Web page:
Japan is buzzing over the enactment of a new Secrets Protection Act which threatens prison terms for government employees or journalists who divulge information the government deems secret. The law is clearly intended to prevent any local Edward Snowdens from cropping up, but it’s worrisome because of the way in which anything can arbitrarily be named a state secret by the government. While there’s been much hand-wringing over the new law, I find I’m pretty mellow towards it. First, while Japan ostensibly has a “free press,” it’s actually pretty dysfunctional, happily censoring itself on topics such as the Japanese Emperor or Google’s accidental publishing of historical maps that show where the buraku-min (Japan’s version of India’s untouchables) lived during the Edo Period, all while proactively protecting the “privacy” of individuals caught in scandals if they happen to be affiliated with AKB48 or the Johnny’s Jimusho talent agency, though no one else is afforded such consideration. As a result, net-savvy Japanese increasingly turn to Western news sources like Yahoo or MSNBC, which (being foreign-based) presumably have a more Western-style approach to reporting what the public needs to know. Then there’s the grand tradition of 建前 tatemae (ta-tay-mah-eh), lit. “facade,” which means the way we pretend things are even though we know it’s not the truth; and 本音 honne (hon-neh), lit. “true sound,” which means the way things really are, the truth, the actual situation. Whenever a law banning this or that is made in Japan, I know that it will mostly be smoke and mirrors, created for the purpose of projecting an image or enacting an official stance, with very real action taken.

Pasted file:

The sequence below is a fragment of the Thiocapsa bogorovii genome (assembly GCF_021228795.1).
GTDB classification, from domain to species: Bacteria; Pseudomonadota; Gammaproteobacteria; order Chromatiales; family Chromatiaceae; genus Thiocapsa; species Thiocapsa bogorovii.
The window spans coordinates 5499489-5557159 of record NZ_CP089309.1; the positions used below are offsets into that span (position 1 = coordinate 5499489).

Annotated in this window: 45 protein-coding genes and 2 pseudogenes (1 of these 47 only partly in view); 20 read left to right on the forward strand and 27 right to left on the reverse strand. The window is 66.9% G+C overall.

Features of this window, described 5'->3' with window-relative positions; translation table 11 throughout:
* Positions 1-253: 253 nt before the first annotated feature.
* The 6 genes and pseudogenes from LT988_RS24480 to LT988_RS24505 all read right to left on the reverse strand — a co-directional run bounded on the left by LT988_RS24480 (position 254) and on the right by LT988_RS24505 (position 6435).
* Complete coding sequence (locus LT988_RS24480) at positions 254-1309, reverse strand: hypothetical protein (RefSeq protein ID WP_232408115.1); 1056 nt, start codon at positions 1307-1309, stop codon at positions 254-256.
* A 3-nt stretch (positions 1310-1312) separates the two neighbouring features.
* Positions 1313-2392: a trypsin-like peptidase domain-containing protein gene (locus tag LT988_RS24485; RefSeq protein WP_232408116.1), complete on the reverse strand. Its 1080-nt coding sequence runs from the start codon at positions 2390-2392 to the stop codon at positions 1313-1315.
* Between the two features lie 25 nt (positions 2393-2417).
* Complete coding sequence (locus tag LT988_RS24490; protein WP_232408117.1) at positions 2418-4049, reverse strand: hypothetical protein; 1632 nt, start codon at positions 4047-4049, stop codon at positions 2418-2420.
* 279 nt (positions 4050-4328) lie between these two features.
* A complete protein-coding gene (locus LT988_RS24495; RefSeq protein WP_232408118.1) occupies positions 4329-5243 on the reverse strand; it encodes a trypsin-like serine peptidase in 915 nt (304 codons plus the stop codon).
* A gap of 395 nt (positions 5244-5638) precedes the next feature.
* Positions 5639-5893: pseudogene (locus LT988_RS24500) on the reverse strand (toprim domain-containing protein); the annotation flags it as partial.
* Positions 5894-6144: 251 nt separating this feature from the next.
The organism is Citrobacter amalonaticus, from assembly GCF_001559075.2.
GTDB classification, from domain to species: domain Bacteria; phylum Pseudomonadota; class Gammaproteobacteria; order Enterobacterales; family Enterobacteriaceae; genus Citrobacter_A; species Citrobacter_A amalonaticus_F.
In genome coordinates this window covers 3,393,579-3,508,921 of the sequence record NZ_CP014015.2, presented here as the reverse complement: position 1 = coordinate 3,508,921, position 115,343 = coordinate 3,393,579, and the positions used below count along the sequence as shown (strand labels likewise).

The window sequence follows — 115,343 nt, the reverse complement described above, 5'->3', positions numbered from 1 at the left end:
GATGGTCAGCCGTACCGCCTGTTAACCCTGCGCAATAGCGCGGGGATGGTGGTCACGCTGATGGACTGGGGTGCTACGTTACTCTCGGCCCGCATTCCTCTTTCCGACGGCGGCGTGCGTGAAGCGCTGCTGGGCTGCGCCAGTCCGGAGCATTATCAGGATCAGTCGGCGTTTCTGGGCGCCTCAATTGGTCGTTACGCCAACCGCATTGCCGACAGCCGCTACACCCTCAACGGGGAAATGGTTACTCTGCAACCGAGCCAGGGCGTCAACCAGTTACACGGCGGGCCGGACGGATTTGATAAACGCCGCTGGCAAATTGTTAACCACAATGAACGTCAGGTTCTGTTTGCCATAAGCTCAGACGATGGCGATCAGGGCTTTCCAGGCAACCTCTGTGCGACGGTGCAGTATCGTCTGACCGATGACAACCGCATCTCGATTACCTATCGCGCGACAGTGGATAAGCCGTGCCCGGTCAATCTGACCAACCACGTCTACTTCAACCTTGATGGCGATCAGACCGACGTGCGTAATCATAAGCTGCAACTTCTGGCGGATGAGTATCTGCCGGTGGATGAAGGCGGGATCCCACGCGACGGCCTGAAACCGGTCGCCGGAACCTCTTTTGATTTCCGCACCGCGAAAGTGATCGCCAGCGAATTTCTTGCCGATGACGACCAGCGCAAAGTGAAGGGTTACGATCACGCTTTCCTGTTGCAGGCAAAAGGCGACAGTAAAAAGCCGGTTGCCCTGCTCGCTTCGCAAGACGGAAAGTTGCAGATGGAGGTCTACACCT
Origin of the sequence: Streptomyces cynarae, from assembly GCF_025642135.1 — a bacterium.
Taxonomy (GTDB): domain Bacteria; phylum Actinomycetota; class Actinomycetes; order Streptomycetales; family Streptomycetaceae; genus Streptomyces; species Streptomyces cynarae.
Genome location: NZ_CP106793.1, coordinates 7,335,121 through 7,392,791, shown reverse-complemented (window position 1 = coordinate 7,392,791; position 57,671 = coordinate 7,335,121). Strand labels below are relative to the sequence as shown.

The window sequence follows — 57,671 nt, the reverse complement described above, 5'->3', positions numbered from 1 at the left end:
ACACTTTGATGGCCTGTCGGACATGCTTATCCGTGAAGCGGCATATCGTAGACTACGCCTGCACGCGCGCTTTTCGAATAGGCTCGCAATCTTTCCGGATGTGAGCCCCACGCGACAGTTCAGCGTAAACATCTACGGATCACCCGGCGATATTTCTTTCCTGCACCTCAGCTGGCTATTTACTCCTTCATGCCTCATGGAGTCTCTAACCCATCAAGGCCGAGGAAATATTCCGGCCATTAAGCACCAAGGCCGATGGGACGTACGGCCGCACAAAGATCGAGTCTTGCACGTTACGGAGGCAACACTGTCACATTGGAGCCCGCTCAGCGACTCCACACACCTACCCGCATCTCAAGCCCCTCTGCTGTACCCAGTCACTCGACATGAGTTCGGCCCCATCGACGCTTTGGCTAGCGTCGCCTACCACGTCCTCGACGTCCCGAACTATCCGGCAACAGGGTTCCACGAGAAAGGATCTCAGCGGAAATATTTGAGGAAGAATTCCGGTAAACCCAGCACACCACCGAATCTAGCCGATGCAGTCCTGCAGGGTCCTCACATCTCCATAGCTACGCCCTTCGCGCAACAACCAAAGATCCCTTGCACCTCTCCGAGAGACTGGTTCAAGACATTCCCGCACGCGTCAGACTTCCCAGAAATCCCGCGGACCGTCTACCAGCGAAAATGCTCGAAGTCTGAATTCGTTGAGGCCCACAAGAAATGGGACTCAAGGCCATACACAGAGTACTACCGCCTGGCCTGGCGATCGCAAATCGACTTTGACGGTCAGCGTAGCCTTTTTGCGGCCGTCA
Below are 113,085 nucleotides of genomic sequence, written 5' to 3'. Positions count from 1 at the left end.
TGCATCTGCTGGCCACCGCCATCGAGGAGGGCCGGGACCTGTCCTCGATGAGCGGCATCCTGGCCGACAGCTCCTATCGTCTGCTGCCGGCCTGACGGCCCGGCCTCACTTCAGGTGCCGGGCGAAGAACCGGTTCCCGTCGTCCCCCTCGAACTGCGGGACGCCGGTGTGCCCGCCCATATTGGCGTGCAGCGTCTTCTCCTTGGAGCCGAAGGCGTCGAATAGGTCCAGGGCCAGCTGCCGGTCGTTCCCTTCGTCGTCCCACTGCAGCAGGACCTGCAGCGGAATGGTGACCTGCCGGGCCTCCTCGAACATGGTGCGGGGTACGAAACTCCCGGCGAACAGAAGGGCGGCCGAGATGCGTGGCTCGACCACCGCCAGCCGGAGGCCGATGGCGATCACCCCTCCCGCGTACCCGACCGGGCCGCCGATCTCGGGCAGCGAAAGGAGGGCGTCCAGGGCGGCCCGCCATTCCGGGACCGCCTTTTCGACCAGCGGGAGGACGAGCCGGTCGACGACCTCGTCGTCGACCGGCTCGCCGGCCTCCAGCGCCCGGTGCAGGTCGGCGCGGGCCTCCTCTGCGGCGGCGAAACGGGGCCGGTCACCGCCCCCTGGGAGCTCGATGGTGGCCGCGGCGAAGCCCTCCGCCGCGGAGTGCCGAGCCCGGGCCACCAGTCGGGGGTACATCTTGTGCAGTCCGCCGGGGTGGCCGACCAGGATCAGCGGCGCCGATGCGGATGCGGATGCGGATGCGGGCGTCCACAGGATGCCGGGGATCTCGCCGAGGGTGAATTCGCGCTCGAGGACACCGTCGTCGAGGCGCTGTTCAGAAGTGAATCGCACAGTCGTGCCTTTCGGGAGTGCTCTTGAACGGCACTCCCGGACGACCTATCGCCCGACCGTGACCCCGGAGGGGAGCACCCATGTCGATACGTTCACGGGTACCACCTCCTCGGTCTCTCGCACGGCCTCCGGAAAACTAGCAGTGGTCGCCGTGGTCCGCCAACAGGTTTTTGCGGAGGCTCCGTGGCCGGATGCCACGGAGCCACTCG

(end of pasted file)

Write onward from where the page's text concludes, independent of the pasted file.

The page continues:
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I guess when you’re young, you just believe there’ll be many people with whom you’ll connect with. Later in life, you realize it only happens a few times.
Model poses and the finished paintings of Gil Elvgren
This is awesome.
before there was photoshop there were illustrators.
I’d love to know what they were talking about.